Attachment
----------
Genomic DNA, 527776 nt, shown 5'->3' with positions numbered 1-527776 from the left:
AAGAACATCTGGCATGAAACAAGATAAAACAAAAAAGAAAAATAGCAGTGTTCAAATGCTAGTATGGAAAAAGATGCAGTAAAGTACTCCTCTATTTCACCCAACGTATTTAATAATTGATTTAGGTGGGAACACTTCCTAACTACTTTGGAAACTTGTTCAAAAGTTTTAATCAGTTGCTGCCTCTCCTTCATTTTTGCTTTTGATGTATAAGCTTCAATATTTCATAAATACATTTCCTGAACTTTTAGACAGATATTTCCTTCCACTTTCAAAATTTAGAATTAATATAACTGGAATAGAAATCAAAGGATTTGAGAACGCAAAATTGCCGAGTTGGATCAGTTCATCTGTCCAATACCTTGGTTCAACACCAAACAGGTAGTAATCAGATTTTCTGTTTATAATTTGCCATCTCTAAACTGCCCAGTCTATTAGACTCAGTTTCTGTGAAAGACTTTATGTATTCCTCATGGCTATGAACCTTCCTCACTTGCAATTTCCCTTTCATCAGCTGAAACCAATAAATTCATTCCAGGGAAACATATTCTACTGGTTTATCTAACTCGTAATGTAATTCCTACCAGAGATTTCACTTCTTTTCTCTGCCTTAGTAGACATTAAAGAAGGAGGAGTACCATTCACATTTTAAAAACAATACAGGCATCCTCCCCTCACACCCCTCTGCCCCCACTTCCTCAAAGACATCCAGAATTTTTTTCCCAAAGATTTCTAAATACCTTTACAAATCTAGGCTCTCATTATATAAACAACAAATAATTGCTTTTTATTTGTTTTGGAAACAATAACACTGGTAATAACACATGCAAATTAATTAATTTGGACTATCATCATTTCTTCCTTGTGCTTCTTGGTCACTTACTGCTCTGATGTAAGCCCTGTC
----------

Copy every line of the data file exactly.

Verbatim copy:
Genomic DNA, 527776 nt, shown 5'->3' with positions numbered 1-527776 from the left:
AAGAACATCTGGCATGAAACAAGATAAAACAAAAAAGAAAAATAGCAGTGTTCAAATGCTAGTATGGAAAAAGATGCAGTAAAGTACTCCTCTATTTCACCCAACGTATTTAATAATTGATTTAGGTGGGAACACTTCCTAACTACTTTGGAAACTTGTTCAAAAGTTTTAATCAGTTGCTGCCTCTCCTTCATTTTTGCTTTTGATGTATAAGCTTCAATATTTCATAAATACATTTCCTGAACTTTTAGACAGATATTTCCTTCCACTTTCAAAATTTAGAATTAATATAACTGGAATAGAAATCAAAGGATTTGAGAACGCAAAATTGCCGAGTTGGATCAGTTCATCTGTCCAATACCTTGGTTCAACACCAAACAGGTAGTAATCAGATTTTCTGTTTATAATTTGCCATCTCTAAACTGCCCAGTCTATTAGACTCAGTTTCTGTGAAAGACTTTATGTATTCCTCATGGCTATGAACCTTCCTCACTTGCAATTTCCCTTTCATCAGCTGAAACCAATAAATTCATTCCAGGGAAACATATTCTACTGGTTTATCTAACTCGTAATGTAATTCCTACCAGAGATTTCACTTCTTTTCTCTGCCTTAGTAGACATTAAAGAAGGAGGAGTACCATTCACATTTTAAAAACAATACAGGCATCCTCCCCTCACACCCCTCTGCCCCCACTTCCTCAAAGACATCCAGAATTTTTTTCCCAAAGATTTCTAAATACCTTTACAAATCTAGGCTCTCATTATATAAACAACAAATAATTGCTTTTTATTTGTTTTGGAAACAATAACACTGGTAATAACACATGCAAATTAATTAATTTGGACTATCATCATTTCTTCCTTGTGCTTCTTGGTCACTTACTGCTCTGATGTAAGCCCTGTC